Quote of the Day: Not My Problem, Grasshopper

 

“Poor planning on your part does not necessitate an emergency on mine.” — Bob Carter

When you consider American conservatism, self-reliance always comes to the forefront. The classic conservative American ideal is the self-made man, the person does not need to rely on others. Now, this is not exactly accurate — we are not islands isolated from each, we are social creatures — but the principle is there. We do not celebrate, barbecue, and launch fireworks for Dependence Day.

There is a harsher side to this focus on self-reliance — the fate of those not self-reliant. This brings up the classic fable of the grasshopper and the ant. The grasshopper partied while the ant kept busy storing up resources and digging a burrow, and when the winter came the grasshopper starved and froze to death. Harsh, yes, but that was the way of the world for centuries. Pity and charity are fundamentally luxuries — if you do not have abundance, the unprepared starve. There is no obligation to help others at a cost yourself except moral principles. It is noble and a deeply respected tradition to offer hospitality to the traveler, even if he was unprepared for the journey. Regardless, there is no formal duty to aid others.

I am not a believer in Ayn Rand’s Objectivism, with its hatred of altruism — I serve the King of Heroic Sacrifice — but the modern culture of dependence and refusal to prepare for future misfortune is leading us off of the cliff. Perhaps it is time to bring back a dose of cold reality to our modern grasshoppers.

There are 14 comments.

  1. OmegaPaladin Moderator
    OmegaPaladin Post author

    The person who suggested this quote is very interested in preparedness – a “prepper”. It would be interesting to hear how people on Ricochet handle preparations for disasters and atrocities.


    This entry is part of our Quote of the Day series. We have many openings on the August Schedule for your wisdom. We’ve even include tips for finding great quotes. It’s the easiest way to start a Ricochet conversation, so why not sign up today?

    • #1
    • August 21, 2018, at 11:15 PM PDT
    • 2 likes
  2. DonG Coolidge

    I think everyone has an obligation to understand the natural disasters that are possible for their area and their neighborhood and to take mitigating actions to prepare. Everyone can afford a week’s supply of water and ramen. If people don’t know how to prep, ask around.

    • #2
    • August 22, 2018, at 6:48 AM PDT
    • 3 likes
  3. Vectorman Thatcher

    OmegaPaladin: Pity and charity are fundamentally luxuries – if you do not have abundance, the unprepared starve. There is no obligation to help others at a cost yourself except moral principles.

    The Bible shows that when a disaster strikes, one must make adjustments. In the Book of Ruth, a famine hit Israel, and even a rich man couldn’t help everyone. So Elimelech and his wife Naomi and their two sons went to Moab, where they dwelt about ten years. After Elimelech and his sons died, Naomi took back her Moabite daughter-in-law Ruth to Israel, and the rest is history.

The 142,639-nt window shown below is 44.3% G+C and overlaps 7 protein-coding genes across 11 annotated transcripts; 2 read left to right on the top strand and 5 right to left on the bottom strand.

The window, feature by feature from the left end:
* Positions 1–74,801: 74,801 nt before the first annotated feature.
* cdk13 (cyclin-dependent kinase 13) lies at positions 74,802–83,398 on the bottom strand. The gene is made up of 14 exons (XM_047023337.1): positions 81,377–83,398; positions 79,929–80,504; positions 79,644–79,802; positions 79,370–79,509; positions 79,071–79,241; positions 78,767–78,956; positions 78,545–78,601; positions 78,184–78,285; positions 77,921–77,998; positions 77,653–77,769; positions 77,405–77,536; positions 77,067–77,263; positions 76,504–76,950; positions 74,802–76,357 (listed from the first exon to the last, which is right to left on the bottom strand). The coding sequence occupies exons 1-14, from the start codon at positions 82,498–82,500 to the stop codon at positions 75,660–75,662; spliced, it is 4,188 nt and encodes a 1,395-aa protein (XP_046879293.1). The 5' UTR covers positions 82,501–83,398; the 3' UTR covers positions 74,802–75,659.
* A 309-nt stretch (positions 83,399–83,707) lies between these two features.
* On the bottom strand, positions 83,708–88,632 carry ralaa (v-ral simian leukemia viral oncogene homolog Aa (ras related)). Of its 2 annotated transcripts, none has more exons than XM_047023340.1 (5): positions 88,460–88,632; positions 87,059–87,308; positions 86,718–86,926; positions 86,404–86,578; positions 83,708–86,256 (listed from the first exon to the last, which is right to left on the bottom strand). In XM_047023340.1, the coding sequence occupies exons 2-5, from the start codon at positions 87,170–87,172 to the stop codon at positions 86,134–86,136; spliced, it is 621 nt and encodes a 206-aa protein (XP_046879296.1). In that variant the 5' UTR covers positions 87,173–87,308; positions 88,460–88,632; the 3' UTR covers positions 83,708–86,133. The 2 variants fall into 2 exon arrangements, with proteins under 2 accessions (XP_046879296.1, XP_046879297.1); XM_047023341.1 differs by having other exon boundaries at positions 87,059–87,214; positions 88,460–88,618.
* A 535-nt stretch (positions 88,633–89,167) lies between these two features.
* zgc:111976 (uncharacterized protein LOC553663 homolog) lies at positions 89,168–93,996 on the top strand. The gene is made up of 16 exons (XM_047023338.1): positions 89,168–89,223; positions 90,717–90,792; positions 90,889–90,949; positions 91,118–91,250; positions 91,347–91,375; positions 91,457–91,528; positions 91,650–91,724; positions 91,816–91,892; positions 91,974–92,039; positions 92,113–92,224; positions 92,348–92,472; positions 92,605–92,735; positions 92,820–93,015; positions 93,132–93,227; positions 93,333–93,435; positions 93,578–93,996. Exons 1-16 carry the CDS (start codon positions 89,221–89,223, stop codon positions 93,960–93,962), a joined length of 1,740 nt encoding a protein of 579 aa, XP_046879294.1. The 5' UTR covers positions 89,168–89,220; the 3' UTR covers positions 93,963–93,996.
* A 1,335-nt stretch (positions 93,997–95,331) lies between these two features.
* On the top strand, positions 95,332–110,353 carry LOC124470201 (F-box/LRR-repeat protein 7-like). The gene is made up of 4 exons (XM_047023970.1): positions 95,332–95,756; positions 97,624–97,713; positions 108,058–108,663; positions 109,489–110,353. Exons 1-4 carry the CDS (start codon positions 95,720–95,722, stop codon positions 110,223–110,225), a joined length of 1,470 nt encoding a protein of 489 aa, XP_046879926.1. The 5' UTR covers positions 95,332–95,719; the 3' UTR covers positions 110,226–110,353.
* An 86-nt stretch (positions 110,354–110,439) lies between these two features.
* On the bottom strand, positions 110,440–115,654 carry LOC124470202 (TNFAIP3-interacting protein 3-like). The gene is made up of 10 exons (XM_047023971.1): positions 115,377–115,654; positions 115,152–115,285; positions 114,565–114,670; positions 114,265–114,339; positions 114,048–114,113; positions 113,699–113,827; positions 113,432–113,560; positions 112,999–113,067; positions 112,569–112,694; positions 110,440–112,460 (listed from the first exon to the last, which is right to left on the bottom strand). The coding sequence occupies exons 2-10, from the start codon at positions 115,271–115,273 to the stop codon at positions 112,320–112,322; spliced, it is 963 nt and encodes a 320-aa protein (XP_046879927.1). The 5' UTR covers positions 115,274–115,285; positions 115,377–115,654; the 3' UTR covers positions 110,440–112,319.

OmegaPaladin: It is noble and a deeply respected tradition to offer hospitality to the traveler, even if he was unprepared for the journey. Regardless, there is no formal duty to aid others.

    In this case, the aid is temporary. Permanent aid is very detrimental to both the individual receiving aid and the society.

    • #3
    • August 22, 2018, at 7:05 AM PDT
    • Like
  4. Vectorman Thatcher

    DonG (View Comment):
    Everyone can afford a week’s supply of water and ramen.

    The shelf life of modern canned food and staples like pasta, rice, and flour is better than ramen. Buy food on sale, mark the use by date on the top, and rotate out as needed. Even yesterday, we noticed a can bought about two years ago with June date, so we had it for dinner. The “use by date” is a suggestion, so 2 months “late” was less than 10% over, and the can was stored in a cool basement, greatly increasing shelf life.

    As for water, use food safe heavy duty jugs (such as Arizona Ice Tea) and mark the filled date on the cap with a magic marker. After a year, use the water for plants and general clean up. Alcohol (such as hand sanitizer) removes the marker date, so reuse the jugs and add more to your supply.

    OmegaPaladin (View Comment):
    The person who suggested this quote is very interested in preparedness – a “prepper”. It would be interesting to hear how people on Ricochet handle preparations for disasters and atrocities.

    As shown above, being a “prepper” is relatively easy. Get “free” flashlights from Harbor Freight, including one in each vehicle. Add simple tools like hammers, manual tree saws, etc. Another item is a camp stove with enough cooking fuel.